“Fai Rumore” is a three-minute song that should have represented the country of Italy in the 2020 installment of the Eurovision Song Contest. The said contest, however, was canceled for obvious reasons, but it came back in 2021. The song had been one of the public’s favorites in the contest that never happened. Below, we will analyze the song to determine what the song was trying to tell, not just to Europe but also to the world.
On March 2020, when the COVID-19 pandemic was starting to spread worldwide, Italy was among the first countries to experience the worst infection rates. “Fai Rumore” was played across the streets of Italy. It was heard across balconies, where Italians who were locked up in their houses were singing the song as if pleading with the others to make noise (ma fai rumore, sì).
The streets of Italy, which were once filled with people, noise, with life, were no longer there. The cities fell dead, and they could not stand it anymore because they were not used to it (non lo posso sopportare questo silenzio innaturale). “Fai Rumore” was a song of longing. It was a call by someone who was missing somebody who used to make noise (fai rumore qui), to make up a part of his life, who was now separated from him.
That had been the common sentiment among the trapped Italians during the early days of COVID, as it represents their want to see the people they were close to and to hear their “noise” (se il tuo rumore mi conviene). It was also shown in the Verona Arena performance, where Antonio Diodato sang his song in an empty arena where there used to be many people. The song also appeared in Eurovision 2022 as an interval act.
The song’s lyrics had more than what it appeared to have in the subtitles. To begin with, the Italian verb “fai” is in the second-person singular. It felt more sincere, as if it was a one-to-one conversation. Also, the song used the phrase “fai rumore” twice in the chorus, but with different meanings. How so? “Fai” means “make” in the present tense or the imperative mood.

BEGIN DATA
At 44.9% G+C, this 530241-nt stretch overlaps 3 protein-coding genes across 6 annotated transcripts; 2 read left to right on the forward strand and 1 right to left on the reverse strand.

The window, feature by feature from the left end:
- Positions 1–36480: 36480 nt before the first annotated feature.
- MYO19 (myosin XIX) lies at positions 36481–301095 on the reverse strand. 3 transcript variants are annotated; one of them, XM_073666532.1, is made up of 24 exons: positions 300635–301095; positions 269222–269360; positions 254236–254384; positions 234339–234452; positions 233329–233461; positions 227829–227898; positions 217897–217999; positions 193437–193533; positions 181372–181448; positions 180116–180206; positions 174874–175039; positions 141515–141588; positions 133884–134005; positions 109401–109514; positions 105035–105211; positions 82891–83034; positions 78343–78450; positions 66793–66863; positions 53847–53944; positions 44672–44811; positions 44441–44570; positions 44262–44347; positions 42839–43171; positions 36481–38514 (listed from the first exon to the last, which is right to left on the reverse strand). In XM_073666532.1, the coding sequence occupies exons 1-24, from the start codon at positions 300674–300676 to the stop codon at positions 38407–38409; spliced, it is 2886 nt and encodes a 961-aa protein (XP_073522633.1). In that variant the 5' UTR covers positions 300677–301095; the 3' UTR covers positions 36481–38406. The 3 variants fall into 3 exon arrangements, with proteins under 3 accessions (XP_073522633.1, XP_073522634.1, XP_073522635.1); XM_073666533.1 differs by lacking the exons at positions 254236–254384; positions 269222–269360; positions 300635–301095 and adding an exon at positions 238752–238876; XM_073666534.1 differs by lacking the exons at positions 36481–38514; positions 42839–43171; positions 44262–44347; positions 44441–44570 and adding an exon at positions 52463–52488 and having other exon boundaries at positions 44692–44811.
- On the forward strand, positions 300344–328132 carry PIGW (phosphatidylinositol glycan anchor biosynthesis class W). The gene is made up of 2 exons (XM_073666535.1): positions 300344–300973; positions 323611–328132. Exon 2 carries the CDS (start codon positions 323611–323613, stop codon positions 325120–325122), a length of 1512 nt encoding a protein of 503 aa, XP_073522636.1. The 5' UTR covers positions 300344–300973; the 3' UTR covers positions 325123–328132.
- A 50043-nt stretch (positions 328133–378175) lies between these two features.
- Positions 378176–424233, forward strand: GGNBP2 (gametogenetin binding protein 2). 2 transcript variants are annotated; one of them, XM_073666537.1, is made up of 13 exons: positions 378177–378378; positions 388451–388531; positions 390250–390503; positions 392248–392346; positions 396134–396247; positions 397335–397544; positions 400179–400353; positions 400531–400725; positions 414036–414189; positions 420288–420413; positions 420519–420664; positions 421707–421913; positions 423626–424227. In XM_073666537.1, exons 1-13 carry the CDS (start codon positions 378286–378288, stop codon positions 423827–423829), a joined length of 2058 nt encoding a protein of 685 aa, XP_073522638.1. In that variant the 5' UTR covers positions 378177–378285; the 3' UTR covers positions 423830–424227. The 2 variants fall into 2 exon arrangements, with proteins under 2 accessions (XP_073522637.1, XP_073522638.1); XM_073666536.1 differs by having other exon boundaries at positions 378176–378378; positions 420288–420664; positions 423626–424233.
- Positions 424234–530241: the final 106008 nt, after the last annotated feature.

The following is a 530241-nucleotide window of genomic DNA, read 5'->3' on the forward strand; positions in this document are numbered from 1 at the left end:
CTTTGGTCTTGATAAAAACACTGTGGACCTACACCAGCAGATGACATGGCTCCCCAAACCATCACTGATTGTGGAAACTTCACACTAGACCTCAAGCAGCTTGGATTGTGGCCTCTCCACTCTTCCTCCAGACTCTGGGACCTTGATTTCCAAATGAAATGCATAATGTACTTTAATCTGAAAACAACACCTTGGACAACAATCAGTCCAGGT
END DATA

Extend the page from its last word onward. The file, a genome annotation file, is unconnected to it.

The first usage was in “fai rumore qui” which means “you make noise here.” The persona was reminiscing about his past with the person he loved but left him. She used to make noise in his life. They used to make noise together. They made noise in each other’s life to give each other company when one was away. However, he missed the company when the other one did not return. He asked her to make some noise so that he could feel her again. That’s what the second mention meant (ma fai rumore, sì). The word “sì” in there meant “yes,” but it was more like a “please” for such a plea.
With his lover gone, he did not know what else to do (me ne vado in giro senza parlare) or where to go. With the person who used to accompany him no more, he asked his shoes where to go because they were the other ones who were with him along the way (forse le mie scarpe sanno bene dove andare).
The song also invoked the feeling of trying to forget and how difficult it is to do it actively. In the song, the persona was getting nowhere. His shoes led him to places he had been with the person who left him (mi ritrovo negli stessi posti).
Later, the song showed the singer’s regret, making forgetting even more difficult. He regretted going to those places. He could have somewhere to go without triggering painful memories if he did. With nowhere else to go, he just forced himself to forget (faccio finta di dimenticare).
It is also usual for people to find themselves, not just in the same places, but going back to the same person because it feels like they cannot live without that person. It also happened in the song. It was expressed in the line, “ma capisco che, per quanto io fugga, torno sempre a te.” (I realized that no matter how far I run away, I still come back to you).
Overall, “Fai Rumore” is a powerful love song for those who miss the feeling of being loved and would have fared well had the 2020 ESC happened.